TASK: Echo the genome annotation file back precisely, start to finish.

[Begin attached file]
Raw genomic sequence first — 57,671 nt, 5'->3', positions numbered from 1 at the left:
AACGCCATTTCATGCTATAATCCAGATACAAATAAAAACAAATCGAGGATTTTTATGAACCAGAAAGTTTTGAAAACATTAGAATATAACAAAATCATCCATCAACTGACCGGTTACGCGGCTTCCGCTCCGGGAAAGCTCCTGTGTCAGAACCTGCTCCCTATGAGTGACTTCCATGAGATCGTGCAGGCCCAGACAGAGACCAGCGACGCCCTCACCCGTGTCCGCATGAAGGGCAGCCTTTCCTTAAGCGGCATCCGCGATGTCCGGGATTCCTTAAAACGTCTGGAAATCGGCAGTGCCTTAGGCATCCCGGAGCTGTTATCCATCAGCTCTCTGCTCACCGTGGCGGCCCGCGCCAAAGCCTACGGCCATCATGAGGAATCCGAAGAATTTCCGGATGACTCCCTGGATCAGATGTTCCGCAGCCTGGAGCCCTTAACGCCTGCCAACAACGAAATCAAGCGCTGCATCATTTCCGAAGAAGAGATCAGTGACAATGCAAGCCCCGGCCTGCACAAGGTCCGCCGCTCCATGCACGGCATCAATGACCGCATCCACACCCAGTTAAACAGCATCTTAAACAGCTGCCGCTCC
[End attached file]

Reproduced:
Raw genomic sequence first — 57,671 nt, 5'->3', positions numbered from 1 at the left:
AACGCCATTTCATGCTATAATCCAGATACAAATAAAAACAAATCGAGGATTTTTATGAACCAGAAAGTTTTGAAAACATTAGAATATAACAAAATCATCCATCAACTGACCGGTTACGCGGCTTCCGCTCCGGGAAAGCTCCTGTGTCAGAACCTGCTCCCTATGAGTGACTTCCATGAGATCGTGCAGGCCCAGACAGAGACCAGCGACGCCCTCACCCGTGTCCGCATGAAGGGCAGCCTTTCCTTAAGCGGCATCCGCGATGTCCGGGATTCCTTAAAACGTCTGGAAATCGGCAGTGCCTTAGGCATCCCGGAGCTGTTATCCATCAGCTCTCTGCTCACCGTGGCGGCCCGCGCCAAAGCCTACGGCCATCATGAGGAATCCGAAGAATTTCCGGATGACTCCCTGGATCAGATGTTCCGCAGCCTGGAGCCCTTAACGCCTGCCAACAACGAAATCAAGCGCTGCATCATTTCCGAAGAAGAGATCAGTGACAATGCAAGCCCCGGCCTGCACAAGGTCCGCCGCTCCATGCACGGCATCAATGACCGCATCCACACCCAGTTAAACAGCATCTTAAACAGCTGCCGCTCC